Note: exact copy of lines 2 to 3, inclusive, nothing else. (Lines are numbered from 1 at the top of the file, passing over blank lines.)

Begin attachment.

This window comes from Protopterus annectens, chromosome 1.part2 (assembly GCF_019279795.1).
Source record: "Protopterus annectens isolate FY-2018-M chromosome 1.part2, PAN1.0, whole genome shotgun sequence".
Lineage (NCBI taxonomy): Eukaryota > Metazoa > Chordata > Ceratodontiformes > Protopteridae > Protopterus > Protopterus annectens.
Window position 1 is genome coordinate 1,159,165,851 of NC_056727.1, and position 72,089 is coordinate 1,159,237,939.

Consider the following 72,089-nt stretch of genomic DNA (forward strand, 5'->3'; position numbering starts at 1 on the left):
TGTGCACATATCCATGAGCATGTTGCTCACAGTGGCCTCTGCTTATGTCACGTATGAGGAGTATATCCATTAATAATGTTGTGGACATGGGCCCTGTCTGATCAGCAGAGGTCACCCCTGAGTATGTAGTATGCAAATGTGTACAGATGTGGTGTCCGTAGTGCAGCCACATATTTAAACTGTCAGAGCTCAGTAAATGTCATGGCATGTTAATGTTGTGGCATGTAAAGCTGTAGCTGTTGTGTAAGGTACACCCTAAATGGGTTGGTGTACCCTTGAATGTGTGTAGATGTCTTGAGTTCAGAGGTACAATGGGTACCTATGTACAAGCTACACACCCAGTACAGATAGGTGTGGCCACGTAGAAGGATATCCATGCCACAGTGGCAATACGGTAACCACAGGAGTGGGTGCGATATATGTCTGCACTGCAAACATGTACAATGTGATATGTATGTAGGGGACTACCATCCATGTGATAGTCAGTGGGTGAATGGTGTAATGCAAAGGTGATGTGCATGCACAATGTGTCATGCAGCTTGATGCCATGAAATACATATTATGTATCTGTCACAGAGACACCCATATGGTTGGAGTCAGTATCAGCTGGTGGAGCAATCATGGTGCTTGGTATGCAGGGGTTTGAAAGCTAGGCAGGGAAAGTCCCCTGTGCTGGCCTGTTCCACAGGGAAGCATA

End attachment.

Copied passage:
Source record: "Protopterus annectens isolate FY-2018-M chromosome 1.part2, PAN1.0, whole genome shotgun sequence".
Lineage (NCBI taxonomy): Eukaryota > Metazoa > Chordata > Ceratodontiformes > Protopteridae > Protopterus > Protopterus annectens.